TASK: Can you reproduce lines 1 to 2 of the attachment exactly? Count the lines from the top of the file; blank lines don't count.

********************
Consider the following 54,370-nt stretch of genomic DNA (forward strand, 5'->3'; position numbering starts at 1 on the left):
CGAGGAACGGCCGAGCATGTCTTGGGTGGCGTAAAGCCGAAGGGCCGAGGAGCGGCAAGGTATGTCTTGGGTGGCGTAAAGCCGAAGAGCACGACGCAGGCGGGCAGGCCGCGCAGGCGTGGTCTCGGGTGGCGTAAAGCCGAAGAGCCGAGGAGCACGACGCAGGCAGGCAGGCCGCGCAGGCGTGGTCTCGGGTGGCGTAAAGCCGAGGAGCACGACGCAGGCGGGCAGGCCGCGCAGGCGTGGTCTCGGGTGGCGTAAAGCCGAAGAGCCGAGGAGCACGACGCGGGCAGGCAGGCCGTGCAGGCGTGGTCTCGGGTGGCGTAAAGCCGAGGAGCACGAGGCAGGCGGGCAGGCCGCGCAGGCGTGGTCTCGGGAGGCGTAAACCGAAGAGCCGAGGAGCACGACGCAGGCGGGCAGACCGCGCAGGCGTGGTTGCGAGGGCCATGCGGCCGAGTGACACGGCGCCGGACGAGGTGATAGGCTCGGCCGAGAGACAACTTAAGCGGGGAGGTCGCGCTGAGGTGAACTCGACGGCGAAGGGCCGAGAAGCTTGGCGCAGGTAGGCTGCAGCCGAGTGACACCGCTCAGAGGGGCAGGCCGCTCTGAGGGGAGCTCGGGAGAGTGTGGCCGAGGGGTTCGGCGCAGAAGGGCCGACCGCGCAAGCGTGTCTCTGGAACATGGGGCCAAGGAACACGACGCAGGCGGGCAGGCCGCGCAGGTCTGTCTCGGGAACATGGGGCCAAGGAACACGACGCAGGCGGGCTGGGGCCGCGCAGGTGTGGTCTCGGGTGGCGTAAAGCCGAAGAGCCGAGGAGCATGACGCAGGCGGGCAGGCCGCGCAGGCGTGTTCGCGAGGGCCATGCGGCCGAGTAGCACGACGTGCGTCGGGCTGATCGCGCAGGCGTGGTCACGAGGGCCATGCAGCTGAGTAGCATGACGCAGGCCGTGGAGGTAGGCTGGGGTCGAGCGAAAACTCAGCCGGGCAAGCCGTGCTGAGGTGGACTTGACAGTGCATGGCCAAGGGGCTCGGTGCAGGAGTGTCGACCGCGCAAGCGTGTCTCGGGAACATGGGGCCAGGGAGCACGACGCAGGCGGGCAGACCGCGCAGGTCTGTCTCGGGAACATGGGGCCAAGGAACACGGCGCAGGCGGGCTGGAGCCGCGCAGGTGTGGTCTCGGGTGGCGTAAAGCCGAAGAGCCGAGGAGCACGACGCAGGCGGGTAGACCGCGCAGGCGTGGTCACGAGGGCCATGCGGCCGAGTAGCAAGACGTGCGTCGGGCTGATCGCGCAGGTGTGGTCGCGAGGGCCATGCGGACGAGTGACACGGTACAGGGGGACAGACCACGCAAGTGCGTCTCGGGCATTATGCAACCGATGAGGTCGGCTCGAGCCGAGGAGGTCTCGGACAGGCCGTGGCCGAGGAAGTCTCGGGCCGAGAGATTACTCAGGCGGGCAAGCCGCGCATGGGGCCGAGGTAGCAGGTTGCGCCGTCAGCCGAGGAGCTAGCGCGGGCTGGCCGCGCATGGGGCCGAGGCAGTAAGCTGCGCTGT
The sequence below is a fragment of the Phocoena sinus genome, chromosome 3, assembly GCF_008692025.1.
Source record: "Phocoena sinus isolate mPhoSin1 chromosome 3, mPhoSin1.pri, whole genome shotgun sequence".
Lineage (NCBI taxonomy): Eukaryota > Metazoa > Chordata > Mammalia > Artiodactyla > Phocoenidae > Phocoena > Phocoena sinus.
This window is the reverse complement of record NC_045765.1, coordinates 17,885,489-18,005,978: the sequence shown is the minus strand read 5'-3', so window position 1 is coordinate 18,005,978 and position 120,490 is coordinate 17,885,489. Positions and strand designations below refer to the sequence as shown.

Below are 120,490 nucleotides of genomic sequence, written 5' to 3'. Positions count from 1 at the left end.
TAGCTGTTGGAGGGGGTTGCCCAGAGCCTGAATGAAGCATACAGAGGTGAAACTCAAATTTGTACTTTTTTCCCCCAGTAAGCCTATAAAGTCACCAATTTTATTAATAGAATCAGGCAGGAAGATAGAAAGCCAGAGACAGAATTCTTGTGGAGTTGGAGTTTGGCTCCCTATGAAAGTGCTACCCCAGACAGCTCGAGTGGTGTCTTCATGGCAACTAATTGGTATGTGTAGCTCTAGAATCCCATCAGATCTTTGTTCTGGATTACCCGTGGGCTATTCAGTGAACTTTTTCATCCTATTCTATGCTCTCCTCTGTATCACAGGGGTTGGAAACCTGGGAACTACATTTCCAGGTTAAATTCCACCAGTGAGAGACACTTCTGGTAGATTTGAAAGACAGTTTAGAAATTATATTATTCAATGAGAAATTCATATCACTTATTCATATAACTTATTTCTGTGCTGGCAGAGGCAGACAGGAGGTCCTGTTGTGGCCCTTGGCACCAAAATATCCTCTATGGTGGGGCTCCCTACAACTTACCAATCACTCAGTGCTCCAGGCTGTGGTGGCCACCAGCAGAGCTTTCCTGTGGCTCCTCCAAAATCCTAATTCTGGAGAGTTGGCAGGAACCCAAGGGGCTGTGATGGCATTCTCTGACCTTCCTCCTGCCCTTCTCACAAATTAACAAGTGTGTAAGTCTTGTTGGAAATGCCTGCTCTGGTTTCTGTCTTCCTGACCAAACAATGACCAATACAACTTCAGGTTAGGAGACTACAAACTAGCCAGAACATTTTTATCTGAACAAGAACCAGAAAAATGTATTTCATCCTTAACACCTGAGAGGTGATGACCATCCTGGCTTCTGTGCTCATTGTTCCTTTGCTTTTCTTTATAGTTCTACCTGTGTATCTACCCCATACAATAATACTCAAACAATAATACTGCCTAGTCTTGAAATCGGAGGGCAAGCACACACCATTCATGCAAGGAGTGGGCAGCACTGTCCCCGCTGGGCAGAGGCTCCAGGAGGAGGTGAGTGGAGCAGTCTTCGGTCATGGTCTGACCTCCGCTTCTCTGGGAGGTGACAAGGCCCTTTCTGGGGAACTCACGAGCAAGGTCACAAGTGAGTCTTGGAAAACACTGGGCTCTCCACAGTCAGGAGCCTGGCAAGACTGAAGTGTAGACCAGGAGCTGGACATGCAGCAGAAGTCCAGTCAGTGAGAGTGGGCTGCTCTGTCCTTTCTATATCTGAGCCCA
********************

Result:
Consider the following 54,370-nt stretch of genomic DNA (forward strand, 5'->3'; position numbering starts at 1 on the left):
CGAGGAACGGCCGAGCATGTCTTGGGTGGCGTAAAGCCGAAGGGCCGAGGAGCGGCAAGGTATGTCTTGGGTGGCGTAAAGCCGAAGAGCACGACGCAGGCGGGCAGGCCGCGCAGGCGTGGTCTCGGGTGGCGTAAAGCCGAAGAGCCGAGGAGCACGACGCAGGCAGGCAGGCCGCGCAGGCGTGGTCTCGGGTGGCGTAAAGCCGAGGAGCACGACGCAGGCGGGCAGGCCGCGCAGGCGTGGTCTCGGGTGGCGTAAAGCCGAAGAGCCGAGGAGCACGACGCGGGCAGGCAGGCCGTGCAGGCGTGGTCTCGGGTGGCGTAAAGCCGAGGAGCACGAGGCAGGCGGGCAGGCCGCGCAGGCGTGGTCTCGGGAGGCGTAAACCGAAGAGCCGAGGAGCACGACGCAGGCGGGCAGACCGCGCAGGCGTGGTTGCGAGGGCCATGCGGCCGAGTGACACGGCGCCGGACGAGGTGATAGGCTCGGCCGAGAGACAACTTAAGCGGGGAGGTCGCGCTGAGGTGAACTCGACGGCGAAGGGCCGAGAAGCTTGGCGCAGGTAGGCTGCAGCCGAGTGACACCGCTCAGAGGGGCAGGCCGCTCTGAGGGGAGCTCGGGAGAGTGTGGCCGAGGGGTTCGGCGCAGAAGGGCCGACCGCGCAAGCGTGTCTCTGGAACATGGGGCCAAGGAACACGACGCAGGCGGGCAGGCCGCGCAGGTCTGTCTCGGGAACATGGGGCCAAGGAACACGACGCAGGCGGGCTGGGGCCGCGCAGGTGTGGTCTCGGGTGGCGTAAAGCCGAAGAGCCGAGGAGCATGACGCAGGCGGGCAGGCCGCGCAGGCGTGTTCGCGAGGGCCATGCGGCCGAGTAGCACGACGTGCGTCGGGCTGATCGCGCAGGCGTGGTCACGAGGGCCATGCAGCTGAGTAGCATGACGCAGGCCGTGGAGGTAGGCTGGGGTCGAGCGAAAACTCAGCCGGGCAAGCCGTGCTGAGGTGGACTTGACAGTGCATGGCCAAGGGGCTCGGTGCAGGAGTGTCGACCGCGCAAGCGTGTCTCGGGAACATGGGGCCAGGGAGCACGACGCAGGCGGGCAGACCGCGCAGGTCTGTCTCGGGAACATGGGGCCAAGGAACACGGCGCAGGCGGGCTGGAGCCGCGCAGGTGTGGTCTCGGGTGGCGTAAAGCCGAAGAGCCGAGGAGCACGACGCAGGCGGGTAGACCGCGCAGGCGTGGTCACGAGGGCCATGCGGCCGAGTAGCAAGACGTGCGTCGGGCTGATCGCGCAGGTGTGGTCGCGAGGGCCATGCGGACGAGTGACACGGTACAGGGGGACAGACCACGCAAGTGCGTCTCGGGCATTATGCAACCGATGAGGTCGGCTCGAGCCGAGGAGGTCTCGGACAGGCCGTGGCCGAGGAAGTCTCGGGCCGAGAGATTACTCAGGCGGGCAAGCCGCGCATGGGGCCGAGGTAGCAGGTTGCGCCGTCAGCCGAGGAGCTAGCGCGGGCTGGCCGCGCATGGGGCCGAGGCAGTAAGCTGCGCTGT